February 08, 2006
A few days ago I wrote about how deliberations increase extremism.
Let's take a look at the Muhammad Cartoon controversy.
I want to look at thoughtful deliberation, not grandstanding, so let's pass over the thousands of opinion-leaders and bloggers spouting on about their principles of "free speech," or outrage over "blasphemy," or paternalistic calls for "tolerance."
Let's instead look at all the people who are struggling to explain the reasons behind the situation. Why do the Muslim demonstrations continue to spread? And why now, why this time? What dominoes must fall for 12 unfunny Danish cartoons to cause so much anger four months later on the other side of the planet? Smart people everywhere are trying to explain.
The West Deliberates
The Telegraph's Anton La Guardia has been analyzing the events from the Western point of view; he can't believe, it seems, that Muslims around the world can possibly be so nuts, so there must be a reason. He points out "the role of [Danish imam] Ahmad Abu Laban in stirring up an international campaign," but believes that it is important to recognize that "the political dimension in the Middle East is a vital ingredient of the explosive mix - particularly the role of Saudi Arabia."
Being quite reasonable, he proposes this is not because of a "shadowy co-ordinated plot across the Middle East," but because of "intense competition to demonstrate zeal in defending the honour of the Prophet." In his opinion, the dynamic between Iran, Syria, Saudi Arabia, and Hamas is one of one-upsmanship: "None can allow their rivals to claim ownership of the Prophet Muhammad."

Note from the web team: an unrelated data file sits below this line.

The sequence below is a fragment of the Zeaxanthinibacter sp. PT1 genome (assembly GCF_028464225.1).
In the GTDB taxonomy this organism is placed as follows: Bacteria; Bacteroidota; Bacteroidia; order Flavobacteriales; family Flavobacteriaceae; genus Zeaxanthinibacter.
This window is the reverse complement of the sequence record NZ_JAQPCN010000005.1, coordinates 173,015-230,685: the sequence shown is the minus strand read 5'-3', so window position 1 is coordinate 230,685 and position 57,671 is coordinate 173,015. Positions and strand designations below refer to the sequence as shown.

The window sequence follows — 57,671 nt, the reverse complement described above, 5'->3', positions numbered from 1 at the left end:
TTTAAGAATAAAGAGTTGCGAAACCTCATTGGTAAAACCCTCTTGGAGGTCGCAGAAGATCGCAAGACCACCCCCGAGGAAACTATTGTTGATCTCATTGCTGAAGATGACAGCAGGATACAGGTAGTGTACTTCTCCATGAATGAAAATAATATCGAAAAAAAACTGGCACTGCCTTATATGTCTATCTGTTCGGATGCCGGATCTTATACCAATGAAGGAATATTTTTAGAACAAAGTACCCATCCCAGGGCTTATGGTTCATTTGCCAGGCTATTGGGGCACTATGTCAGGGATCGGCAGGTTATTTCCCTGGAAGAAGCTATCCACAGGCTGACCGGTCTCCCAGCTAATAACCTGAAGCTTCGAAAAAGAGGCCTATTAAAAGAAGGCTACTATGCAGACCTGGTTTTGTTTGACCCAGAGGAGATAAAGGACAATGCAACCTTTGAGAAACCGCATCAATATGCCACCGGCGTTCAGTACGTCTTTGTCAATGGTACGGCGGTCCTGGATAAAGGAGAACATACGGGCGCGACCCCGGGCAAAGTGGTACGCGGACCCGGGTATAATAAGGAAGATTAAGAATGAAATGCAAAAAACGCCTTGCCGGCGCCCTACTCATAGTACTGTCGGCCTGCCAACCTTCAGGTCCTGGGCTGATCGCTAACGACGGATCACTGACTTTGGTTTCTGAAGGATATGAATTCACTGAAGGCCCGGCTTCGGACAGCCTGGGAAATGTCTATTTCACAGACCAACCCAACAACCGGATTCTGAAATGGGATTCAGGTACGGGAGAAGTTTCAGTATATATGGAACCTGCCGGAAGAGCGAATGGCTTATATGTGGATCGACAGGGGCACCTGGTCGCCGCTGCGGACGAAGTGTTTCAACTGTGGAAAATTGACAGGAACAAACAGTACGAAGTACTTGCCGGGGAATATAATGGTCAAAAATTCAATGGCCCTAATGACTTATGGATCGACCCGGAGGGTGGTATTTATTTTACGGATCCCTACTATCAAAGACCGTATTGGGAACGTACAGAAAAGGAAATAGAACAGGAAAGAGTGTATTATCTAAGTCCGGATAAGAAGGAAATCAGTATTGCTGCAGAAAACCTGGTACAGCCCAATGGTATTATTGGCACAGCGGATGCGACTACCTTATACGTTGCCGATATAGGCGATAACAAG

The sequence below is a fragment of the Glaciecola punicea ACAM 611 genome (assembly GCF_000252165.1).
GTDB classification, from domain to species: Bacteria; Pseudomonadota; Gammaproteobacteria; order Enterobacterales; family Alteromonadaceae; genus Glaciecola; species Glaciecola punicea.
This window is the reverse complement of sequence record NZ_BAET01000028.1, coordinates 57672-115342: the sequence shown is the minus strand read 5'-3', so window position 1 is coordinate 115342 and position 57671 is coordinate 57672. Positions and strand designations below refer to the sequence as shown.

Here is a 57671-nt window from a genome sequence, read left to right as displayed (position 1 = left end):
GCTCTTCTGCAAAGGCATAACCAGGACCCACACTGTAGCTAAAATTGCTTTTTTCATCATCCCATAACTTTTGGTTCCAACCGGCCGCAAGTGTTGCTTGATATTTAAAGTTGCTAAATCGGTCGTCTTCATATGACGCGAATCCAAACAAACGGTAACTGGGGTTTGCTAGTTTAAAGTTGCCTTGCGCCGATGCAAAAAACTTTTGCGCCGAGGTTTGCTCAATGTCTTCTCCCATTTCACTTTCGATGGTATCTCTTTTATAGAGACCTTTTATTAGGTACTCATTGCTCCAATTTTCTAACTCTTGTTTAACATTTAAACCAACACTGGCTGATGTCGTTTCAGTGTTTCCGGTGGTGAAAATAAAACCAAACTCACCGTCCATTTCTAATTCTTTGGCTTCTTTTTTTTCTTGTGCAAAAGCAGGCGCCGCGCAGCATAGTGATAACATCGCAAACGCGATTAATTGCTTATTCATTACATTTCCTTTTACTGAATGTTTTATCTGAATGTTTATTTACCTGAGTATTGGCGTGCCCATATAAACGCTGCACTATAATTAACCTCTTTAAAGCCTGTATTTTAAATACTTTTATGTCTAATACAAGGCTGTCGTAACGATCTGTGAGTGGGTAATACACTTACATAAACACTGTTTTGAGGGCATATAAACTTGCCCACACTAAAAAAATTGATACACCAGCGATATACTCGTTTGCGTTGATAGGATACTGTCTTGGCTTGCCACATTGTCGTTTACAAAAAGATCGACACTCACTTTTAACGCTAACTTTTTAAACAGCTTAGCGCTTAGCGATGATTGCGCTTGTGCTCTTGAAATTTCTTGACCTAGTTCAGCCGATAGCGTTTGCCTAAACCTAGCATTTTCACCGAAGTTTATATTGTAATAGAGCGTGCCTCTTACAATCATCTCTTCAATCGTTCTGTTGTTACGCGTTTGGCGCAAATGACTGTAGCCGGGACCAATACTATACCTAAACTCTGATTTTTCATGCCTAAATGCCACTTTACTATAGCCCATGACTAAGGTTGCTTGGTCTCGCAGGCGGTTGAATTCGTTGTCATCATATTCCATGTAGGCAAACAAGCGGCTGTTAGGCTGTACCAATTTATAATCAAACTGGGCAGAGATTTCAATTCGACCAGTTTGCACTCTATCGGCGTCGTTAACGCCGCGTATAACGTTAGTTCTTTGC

Muslims aren't so nuts, it seems; the actions of callous and power-hungry Islamist governments are driving the people to anger.
The Middle East Deliberates
The Beirut Daily Star's Rami Khouri takes the Arab point of view; he can't believe, it seems, that Muslims around the world can possibly so nuts, so there must be a reason. "It would be a huge mistake," he says, "to focus mainly on the few violent political skinheads, and to ignore the meaning of the vast majority of hundreds of thousands of protesters who marched in earnest and in an orderly way."
Being quite reasonable, he proposes that the protests are "no mere clash of clutures." Instead, they reflect a much more pervasive anger among Muslim populations on a broad range of issues. For example: "Many ordinary citizens in the Arab-Asian region see the European position on Iran's nuclear industry and the victorious Hamas party in Palestine as moving closer to American-Israeli positions that grossly discriminate against Arabs or Muslims."
Muslims aren't so nuts, it seems; the actions of callous and power-hungry Western governments are driving the people to anger.
Cool-headed deliberations arrive at polarized, extremist conclusions. We discuss amongst ourselves using thoughtful language. We look at all the facts. We believe that the world is basically rational. The whole time we try to be quite reasonable.
But in the end we conjure the demons that we want to see.Posted by David at February 8, 2006 11:02 AM
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